My son comes to me as I fold, he begins to pester around me like a gnat in the summertime. As I fold the tiny shorts and match the socks I am stirred to thinking of the kind of mother I want to be. I am stirred to thinking about what my mother would do in this moment if she had just one more day with us and I thought about what I would want to do if this was my last day here too. I know for me I would not want to be buried in a task list of making the house look just so- I am pretty sure that is not how my mother would want to spend her time either if she was given just one more day to soak up childhood imagination and cheeto-fingered hugs. I believe she would want to dwell in the moments with us, lingering there for as long as she was able.

My thoughts switch from past to present and I think about the ministry I have to these children in my home, the privilege of being the one to fill their buckets and care for their hearts. In the present I am stirred to think about how Jesus was with those He came to minister to, how He dwelt among them, how He reclined at the table, how He was right there, Jesus loved by being fully present and showing up.

I think about how a lifetime from now I want my kids to remember me as a mother who was with them, a mother who was fully present, a mother that showed up physically, emotionally. Not as a mother who always had empty laundry bins or all the toys picked up off the floor. I fight to lay the ideal of perfectionism down, the old must unravel away before I can embrace that an unfolded pile of laundered clothes is evidence of a life lived alongside my kids. I must be renewed in the spirit of my mind to see the undone housework as the healthy fruit of a life lived showing up and dwelling among the ones God has given to me to care for during these fleeting days of motherhood.

Reminded of what my mother would do if she had just one more day, I walk the half-folded laundry upstairs and I sit with my the son who was pestering around me. I place him in my lap. He has grown so much it is difficult for me to gather him up, but for a time he lets me hold him. I listen to him, we laugh. I then go to my daughter and she lets me hold her too. I hold onto her, I rock her. She melts into me for minutes. I think about my mom and I believe this is what she would do if she had one more day. I think about how Jesus knew the number of His days and how He spent them dwelling among people, the people who He loved so much and would love enough to give His life for.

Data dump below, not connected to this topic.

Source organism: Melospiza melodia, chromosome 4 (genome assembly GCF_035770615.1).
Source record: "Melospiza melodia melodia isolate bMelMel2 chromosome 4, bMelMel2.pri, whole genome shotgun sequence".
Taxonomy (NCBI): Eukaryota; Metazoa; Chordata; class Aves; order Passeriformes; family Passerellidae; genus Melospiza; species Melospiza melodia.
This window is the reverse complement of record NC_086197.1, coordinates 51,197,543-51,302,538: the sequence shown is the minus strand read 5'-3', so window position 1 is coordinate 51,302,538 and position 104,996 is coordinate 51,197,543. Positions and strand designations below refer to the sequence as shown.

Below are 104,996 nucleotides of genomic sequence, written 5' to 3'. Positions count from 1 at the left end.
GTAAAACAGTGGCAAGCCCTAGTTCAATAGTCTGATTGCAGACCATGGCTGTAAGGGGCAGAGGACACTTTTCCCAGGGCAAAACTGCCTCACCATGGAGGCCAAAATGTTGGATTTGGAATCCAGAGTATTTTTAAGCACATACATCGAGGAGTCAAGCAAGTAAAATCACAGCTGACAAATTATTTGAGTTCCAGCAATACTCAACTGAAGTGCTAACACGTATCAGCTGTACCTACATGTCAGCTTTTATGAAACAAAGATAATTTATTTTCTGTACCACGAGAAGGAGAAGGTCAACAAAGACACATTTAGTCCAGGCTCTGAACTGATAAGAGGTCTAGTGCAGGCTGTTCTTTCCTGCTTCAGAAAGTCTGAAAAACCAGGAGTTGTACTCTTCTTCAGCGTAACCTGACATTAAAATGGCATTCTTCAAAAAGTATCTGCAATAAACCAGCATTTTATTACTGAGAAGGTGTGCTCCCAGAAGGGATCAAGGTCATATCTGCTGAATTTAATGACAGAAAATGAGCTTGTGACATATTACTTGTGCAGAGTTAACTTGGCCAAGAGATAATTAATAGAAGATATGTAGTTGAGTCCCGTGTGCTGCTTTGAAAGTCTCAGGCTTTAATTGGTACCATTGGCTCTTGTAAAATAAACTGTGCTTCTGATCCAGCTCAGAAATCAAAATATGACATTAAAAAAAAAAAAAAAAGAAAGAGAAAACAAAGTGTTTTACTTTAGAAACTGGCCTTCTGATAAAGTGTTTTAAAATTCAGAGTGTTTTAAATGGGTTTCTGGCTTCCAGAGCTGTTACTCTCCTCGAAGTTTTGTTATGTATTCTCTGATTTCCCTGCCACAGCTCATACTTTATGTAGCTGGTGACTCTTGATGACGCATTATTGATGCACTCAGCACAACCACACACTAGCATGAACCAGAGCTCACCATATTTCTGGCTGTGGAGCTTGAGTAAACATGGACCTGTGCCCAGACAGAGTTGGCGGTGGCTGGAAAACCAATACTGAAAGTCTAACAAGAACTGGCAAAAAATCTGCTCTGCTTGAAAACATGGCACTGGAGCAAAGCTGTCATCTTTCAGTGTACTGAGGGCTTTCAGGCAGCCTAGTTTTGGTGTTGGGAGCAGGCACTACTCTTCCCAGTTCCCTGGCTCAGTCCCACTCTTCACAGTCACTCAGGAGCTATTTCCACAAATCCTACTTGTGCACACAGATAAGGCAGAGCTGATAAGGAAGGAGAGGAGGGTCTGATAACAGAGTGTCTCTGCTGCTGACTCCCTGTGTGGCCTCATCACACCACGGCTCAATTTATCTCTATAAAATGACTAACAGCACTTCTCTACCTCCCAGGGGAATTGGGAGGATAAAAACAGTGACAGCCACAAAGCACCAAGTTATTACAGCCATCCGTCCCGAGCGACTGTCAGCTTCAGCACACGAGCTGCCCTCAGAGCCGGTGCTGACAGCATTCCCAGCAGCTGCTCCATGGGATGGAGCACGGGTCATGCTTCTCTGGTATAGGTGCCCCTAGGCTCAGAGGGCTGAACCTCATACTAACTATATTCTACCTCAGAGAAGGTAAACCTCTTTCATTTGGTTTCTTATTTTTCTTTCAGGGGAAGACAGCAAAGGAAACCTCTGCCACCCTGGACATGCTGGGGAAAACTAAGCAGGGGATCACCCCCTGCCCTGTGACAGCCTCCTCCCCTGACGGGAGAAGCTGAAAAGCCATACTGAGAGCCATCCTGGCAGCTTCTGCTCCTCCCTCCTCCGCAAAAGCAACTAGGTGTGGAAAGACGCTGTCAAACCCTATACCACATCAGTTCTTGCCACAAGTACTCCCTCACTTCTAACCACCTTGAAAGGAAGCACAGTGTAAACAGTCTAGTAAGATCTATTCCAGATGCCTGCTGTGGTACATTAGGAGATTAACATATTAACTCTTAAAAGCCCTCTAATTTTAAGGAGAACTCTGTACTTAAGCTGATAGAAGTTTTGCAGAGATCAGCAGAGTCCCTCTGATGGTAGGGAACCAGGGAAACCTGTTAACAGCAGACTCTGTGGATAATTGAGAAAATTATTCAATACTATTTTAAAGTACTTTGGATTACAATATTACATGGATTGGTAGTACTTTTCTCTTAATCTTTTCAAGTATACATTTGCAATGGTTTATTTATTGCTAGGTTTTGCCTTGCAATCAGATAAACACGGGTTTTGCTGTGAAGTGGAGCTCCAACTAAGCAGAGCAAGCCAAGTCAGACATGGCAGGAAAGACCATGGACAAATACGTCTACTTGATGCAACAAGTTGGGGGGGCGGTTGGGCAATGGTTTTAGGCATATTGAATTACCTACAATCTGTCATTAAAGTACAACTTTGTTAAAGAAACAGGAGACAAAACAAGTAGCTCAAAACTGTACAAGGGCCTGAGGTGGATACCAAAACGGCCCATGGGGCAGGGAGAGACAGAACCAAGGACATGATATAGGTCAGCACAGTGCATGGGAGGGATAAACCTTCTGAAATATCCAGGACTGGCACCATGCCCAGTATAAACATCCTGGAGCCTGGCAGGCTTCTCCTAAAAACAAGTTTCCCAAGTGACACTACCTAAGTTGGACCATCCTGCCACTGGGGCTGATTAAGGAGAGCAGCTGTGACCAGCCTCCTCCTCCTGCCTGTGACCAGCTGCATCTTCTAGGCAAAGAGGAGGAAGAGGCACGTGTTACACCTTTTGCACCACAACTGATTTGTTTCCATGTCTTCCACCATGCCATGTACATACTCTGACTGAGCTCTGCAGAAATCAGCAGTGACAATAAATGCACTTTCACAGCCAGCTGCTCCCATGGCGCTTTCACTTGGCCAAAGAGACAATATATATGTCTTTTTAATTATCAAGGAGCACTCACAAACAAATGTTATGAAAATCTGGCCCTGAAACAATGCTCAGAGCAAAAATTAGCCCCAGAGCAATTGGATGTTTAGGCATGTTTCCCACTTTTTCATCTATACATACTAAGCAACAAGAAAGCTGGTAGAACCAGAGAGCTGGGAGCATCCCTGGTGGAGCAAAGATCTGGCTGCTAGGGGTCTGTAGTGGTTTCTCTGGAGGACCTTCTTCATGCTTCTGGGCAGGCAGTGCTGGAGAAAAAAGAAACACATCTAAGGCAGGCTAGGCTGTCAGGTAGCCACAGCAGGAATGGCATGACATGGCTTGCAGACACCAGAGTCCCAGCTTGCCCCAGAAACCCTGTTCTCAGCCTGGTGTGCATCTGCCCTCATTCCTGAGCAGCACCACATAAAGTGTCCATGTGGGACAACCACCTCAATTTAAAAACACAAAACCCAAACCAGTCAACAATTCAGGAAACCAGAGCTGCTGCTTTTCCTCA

Oh how connection is so needed. Connection is so much more intergral to the whole-children I want to raise up in the Lord. More important than children who remember how clean the house was or my fussing over neat piles of clean laundry.  We are all thirsting for just a few moments to dwell among those we love and melt into them. How we all just want someone to sit with us and hold us.

I want to walk in a life that produces the fruit of remembering what my mother would tell me to do if she just had one more day. Be fully present and full of life. I want to show up and dwell among the ministry of motherhood I have sitting right in my lap. And one day, I hope to be recovered from perfectionism. I hope my children remember piles of half-folded laundry and a mother who dwelt among the childhood imaginations and cheeto-fingered hugs. I want to be a mother who dwells.

When The Plants Are Thirsty

It’s Sunday afternoon in my nook of the world and my husband is home from his work as lead pastor at the church just around the block from our home. He comes in and I see him, stretched and exhausted. He does all things well but at times reminds me of Bert from Mary Poppins carrying around way too many instruments, hands in so many trades.

We have been in the same space with him, at church, but the kids and I know our time to drink him up is once we are at home. So we all wait for our turn and as soon as he comes through the laundry room door my four kids climb all over him like ants on that sticky apple juice spot on the hardwood floor.

I can see he is worn but I simply say, “Your plants are thirsty, let them drink.”

For eight years I’ve watched this happen, Sunday after Sunday. My husband comes through the door and in the same way a thirsty plant’s roots grow towards a life-giving water source my children gravitate automatically towards my husband. Their little roots move towards him because he is the nourishment their hearts need.

Like thirsty plants, I tell him. They need to drink you in. 

I know it feels like ants marching on his back when he is oh so tired, but when the plants are thirsty they won’t leave the source of what they need the most. You can send them away but they will boomerang back for a drink to quench their thirst.

He sees their thirst so he goes and throws ball in the yard, jumps on the trampoline, reads a Leaning Tower of Pisa like stack of books, beats Bowser and finds the last hidden star in Mario Brothers 3D World. He sees their thirsty roots and he lets them drink up his time.  By Sunday evening all my children feel watered well. Replenished, loved, connected and with full hearts. Ready to walk with well watered roots that will bring them into classrooms, baseball practices and conversations with friends on the bus.